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January 6, 2022

By: Thomas N. Hutchinson and Brandon W. Shirley

Most health care providers face many compliance challenges in today’s regulatory climate with the promise of many more to come in the new year. This burden may be particularly acute for physician group practices who must change the methodology for pooling and distributing overall profits under an important, and confusing, Stark Law exception starting January 1, 2022. 

The Centers for Medicare and Medicaid Services (“CMS”) reformed the Stark Law in December 2020. While most of these changes took effect in January 2021, CMS delayed reforms affecting group practice distribution methodologies to January 1, 2022 to give group practices sufficient time to review and change their physician payment plans. These changes were significant as they affected the calculation and distribution of “overall profits” under the Stark Law’s Group Practice and In-Office Ancillary Services exceptions. Group practices using those exceptions to calculate and distribute overall profits from Designed Health Services (“DHS”) must now meet the following requirements effective January 1, 2022:

  • When pooling overall profits, group practices must aggregate all DHS profits from the entire group, or they may aggregate all profits from a component of the group so long as it has at least five physicians, before sharing overall profits. 
  • Group practices with components of five physicians must use the same distribution methodology for each physician in a component.  
  • CMS no longer allows group practices to split DHS profits by ancillary service or on a service-by-service basis, i.e., split pooling. 
  • Group practices may choose whether to distribute, or retain, DHS profits.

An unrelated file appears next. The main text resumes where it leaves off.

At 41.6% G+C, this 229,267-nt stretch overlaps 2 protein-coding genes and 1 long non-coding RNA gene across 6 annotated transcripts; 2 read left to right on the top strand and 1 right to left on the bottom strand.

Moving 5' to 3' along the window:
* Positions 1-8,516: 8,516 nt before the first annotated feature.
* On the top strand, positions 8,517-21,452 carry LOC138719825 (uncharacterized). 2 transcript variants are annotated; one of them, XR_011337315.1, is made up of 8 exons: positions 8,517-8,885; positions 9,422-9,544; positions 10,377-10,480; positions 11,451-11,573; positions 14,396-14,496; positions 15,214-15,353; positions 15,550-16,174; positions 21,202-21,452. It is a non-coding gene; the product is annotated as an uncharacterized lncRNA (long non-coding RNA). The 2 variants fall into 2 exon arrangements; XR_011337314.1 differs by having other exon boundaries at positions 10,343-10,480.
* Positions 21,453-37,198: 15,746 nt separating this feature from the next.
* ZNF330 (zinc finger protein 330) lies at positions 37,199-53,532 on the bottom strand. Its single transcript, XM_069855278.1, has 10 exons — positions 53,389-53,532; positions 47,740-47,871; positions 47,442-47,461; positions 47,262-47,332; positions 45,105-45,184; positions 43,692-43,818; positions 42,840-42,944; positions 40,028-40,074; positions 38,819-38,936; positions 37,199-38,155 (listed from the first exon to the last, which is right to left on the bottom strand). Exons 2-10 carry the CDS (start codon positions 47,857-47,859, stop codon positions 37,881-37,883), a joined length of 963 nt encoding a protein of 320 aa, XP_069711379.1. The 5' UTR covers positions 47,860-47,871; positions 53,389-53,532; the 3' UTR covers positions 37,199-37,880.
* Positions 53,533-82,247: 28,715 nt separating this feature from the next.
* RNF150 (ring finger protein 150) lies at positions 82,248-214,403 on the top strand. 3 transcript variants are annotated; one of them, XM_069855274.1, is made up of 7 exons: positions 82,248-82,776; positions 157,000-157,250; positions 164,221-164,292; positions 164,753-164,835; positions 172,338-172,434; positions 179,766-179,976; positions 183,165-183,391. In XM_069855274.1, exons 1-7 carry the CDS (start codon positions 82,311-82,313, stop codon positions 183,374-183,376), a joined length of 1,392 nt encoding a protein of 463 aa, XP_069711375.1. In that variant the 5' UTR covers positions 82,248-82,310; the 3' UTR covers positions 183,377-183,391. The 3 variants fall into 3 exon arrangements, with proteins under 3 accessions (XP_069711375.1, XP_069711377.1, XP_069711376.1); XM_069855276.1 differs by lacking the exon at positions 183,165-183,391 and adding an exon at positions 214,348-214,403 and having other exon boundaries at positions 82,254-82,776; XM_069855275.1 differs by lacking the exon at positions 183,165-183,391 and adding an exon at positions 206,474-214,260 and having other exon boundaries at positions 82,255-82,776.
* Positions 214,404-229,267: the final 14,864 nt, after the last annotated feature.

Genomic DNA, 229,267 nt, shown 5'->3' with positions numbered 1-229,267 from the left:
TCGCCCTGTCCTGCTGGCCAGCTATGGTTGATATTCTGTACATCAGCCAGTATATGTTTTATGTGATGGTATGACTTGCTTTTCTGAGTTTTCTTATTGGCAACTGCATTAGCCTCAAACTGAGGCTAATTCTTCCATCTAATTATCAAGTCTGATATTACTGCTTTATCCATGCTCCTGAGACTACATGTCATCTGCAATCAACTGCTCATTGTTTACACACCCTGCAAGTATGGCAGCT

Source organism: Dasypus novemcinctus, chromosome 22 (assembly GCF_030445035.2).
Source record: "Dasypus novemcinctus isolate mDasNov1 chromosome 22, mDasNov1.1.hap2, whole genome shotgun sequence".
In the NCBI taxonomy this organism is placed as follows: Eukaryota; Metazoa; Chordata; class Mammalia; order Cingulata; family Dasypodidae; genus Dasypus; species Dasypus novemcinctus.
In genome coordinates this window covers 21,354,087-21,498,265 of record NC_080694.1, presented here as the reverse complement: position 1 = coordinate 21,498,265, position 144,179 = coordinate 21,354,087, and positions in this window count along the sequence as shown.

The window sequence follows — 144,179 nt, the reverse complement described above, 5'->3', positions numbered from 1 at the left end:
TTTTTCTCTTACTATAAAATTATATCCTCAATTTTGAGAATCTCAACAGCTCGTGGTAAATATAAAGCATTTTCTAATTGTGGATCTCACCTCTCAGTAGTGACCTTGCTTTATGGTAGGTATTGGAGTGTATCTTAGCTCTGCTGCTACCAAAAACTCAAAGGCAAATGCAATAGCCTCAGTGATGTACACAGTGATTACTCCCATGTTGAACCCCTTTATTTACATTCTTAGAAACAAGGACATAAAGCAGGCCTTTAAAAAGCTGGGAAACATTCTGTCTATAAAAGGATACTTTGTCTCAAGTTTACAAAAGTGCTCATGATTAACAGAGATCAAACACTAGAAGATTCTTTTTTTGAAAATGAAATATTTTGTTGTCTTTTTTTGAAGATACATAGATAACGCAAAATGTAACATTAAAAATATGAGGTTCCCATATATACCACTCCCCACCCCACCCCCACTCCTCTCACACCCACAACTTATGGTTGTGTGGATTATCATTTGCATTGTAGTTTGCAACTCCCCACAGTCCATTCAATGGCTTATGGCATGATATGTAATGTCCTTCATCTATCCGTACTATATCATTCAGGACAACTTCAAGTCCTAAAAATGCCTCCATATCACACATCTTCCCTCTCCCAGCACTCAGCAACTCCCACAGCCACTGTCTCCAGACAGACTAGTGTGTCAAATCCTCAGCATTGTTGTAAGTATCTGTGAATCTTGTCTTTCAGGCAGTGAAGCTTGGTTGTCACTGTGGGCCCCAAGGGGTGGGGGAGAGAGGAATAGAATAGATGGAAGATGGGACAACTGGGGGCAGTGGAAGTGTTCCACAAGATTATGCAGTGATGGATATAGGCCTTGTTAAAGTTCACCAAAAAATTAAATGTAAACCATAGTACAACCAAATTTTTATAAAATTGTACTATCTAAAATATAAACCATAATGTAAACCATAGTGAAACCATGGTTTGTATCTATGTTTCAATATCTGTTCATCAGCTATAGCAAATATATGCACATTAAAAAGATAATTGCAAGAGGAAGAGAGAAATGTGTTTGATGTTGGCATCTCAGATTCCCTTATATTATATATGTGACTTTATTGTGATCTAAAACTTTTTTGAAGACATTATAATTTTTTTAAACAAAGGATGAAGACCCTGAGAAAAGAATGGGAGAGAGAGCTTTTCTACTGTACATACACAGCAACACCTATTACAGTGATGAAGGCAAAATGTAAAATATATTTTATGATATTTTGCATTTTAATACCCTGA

• Group practices must divide overall profits and calculate productivity bonuses in a reasonable and verifiable manner that is not directly related to the volume or value of DHS referrals.

The Stark Law is a strict liability law, which means that there is no flexibility or consideration given to Medicare or Medicaid providers who violate its requirements. The Stark Law exceptions and these changes to physician compensation are detailed and complex. 

If your Group Practice is not in compliance with these changes, we can help you revise your plan quickly to comply before payments are made from a non-compliant plan. Please contact Thomas N. Hutchinson or Brandon W. Shirley to ensure your physician compensation methodology complies with the Stark Law and its recent changes to physician profit distributions. 

Disclaimer. The contents of this article should not be construed as legal advice or a legal opinion on any specific facts or circumstances. The contents are intended for general informational purposes only, and you are urged to consult with counsel concerning your situation and specific legal questions you may have.